• A two meter long 80 meter dipole will be about 10% as efficient as one 40 meters long at the same height. Most texts quote dbi information for a full sized dipole 100 feet high. If you put your antenna near the ground it may not be much more than 1% as efficient as the full sized antenna at 100 feet.
  • By the way, K7MEM's site tells you what the minimum size is that you want to go for efficiency, for whatever short dipole you build. If memory serves, it was about 12.4 to 13 meters (I forget which), or 40 to 41 feet, for a 40m dipole with coils..
  • I set to work to scale the antenna from its original size up to a length that would work for at least part of the 6 meter band. After much tapping on the calculator I decided to use 67" for the upper element and 46 1/2" for the lower element with a 1/2" space between them at the feed point.
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  • the elements and moulded dipole centre boxes, available from a number of amateur radio antenna manufacturers and at radio rallies. The dipole length should be shortened in accordance with Fig 16.1 to compensate for the larger element diameters. Construction ideas and UK sources of materials can be found at [1].
  • The 40 meter dipole was loaded with some coils so that I could fit it in the attic. It gave me 40, 20 and 15 with a push because although a 40 meter dipole should give you a resonant 15 meter antenna, in this case – with the coils for 40 – it mucked the maths up and caused the ATU some trouble. On 40m, it worked a treat.
The most widely used formula to calculate the approximate overall length of wire required for a dipole is: 468 / frequency (MHz) = length of wire in feet. The antenna calculator above uses this formula as a starting point to calculate wire lengths for the dipole. The results are conveniently displayed in inches, centimeters, feet and meters.
(Example: for channel 2, the frequency is (6 x 2) + 45 = 57 MHz, so the wavelength on twin lead is 0.95 x 300/57 = 5.00 meters, and the antenna should be 5.00 meters/2 = 2.5 meters.) Strip the insulation off just enough of each end to be able to twist the conductors together and solder. This is the "folded dipole" antenna.
Buy two antennas per band and carry a full HF dipole system everywhere you go! You only need one DMOUNT1 as you simply swap out antennas to change bands. We can provide antennas for 6m, 10m, 12m, 15m, 20m, 30m, 40m, 60m and 75/80m. Nov 25, 2015 · Introducing the W8AMZ 80–6m OCF / Windom Multi-Band Antenna using a 4:1 Balun and rated for 2 KW. The SWR is generally below 1.5:1 on 6, 10, 20, 40 & 80m bands and can be operated without an antenna tuner. With an antenna tuner, you can operate 12, 15, 17, 30 & 60m bands with ease, where most built in antenna tuners will find it very easy to ...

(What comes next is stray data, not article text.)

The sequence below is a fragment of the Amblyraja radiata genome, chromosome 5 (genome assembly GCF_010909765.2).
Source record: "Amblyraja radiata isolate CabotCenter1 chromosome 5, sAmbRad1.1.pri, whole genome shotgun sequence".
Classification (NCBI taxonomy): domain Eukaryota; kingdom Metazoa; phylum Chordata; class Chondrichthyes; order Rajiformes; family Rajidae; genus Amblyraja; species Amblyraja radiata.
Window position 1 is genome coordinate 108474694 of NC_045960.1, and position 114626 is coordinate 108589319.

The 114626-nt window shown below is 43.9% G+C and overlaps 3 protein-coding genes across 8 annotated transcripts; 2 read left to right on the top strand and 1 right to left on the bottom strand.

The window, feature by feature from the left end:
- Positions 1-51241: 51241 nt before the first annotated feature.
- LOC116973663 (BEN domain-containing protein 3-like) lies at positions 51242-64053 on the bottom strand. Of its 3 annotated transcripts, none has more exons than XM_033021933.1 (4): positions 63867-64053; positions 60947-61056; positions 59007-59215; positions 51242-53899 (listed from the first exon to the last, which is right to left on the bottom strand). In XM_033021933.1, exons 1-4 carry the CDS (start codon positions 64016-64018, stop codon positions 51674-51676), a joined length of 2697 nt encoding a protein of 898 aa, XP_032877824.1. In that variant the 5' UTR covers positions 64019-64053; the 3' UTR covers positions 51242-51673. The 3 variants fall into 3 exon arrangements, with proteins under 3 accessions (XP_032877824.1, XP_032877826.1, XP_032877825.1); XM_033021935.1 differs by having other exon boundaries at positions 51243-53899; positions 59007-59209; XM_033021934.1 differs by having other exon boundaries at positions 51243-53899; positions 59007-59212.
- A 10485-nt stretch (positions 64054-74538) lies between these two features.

An example in organic chemistry of the role of geometry in determining dipole moment is the cis and trans isomers of 1,2-dichloroethene.In the cis isomer the two polar C−Cl bonds are on the same side of the C=C double bond and the molecular dipole moment is 1.90 D.
Parallel 50 ohm lines – 45.13 ft, 75 ohm line – 7.36 ft, dipole half-length = 33.03 ft Four 50 ohm lines – 44.87 ft, 75 ohm line – 6.51 ft, dipole half-length = 32.80 ft Optimized 40m Flat Dipole at 40 ft using Two Mar 29, 2014 · Using schematic plans from the internet, I made a folded dipole antenna for 2 meters out of copper wire instead of copper tubing. I am getting rather bizzare readings from the MFJ-269 antenna analyzer, though. Here is a sample of the readings: MFJ-269 Readings Frequency / SWR / Rs / Xs 134.000 / 1.1 / 38 / 0
Dipole Antenna: A dipole antenna is the simplest type of radio antenna, consisting of a conductive wire rod that is half the length of the maximum wavelength the antenna is to generate. This wire rod is split in the middle, and the two sections are separated by an insulator. Each rod is connected to a coaxial cable at the end closest to the ... This page allows you to calculate the length for a 5/8 wave antenna. It uses the standard formula, 585/f (178.308/f for metric) MHz to calculate the element lengths. If you've experimented with 5/8 wave antennas before and know of a better formula for your QTH, feel free to change the formula to suit. This formula is for a wire antenna.

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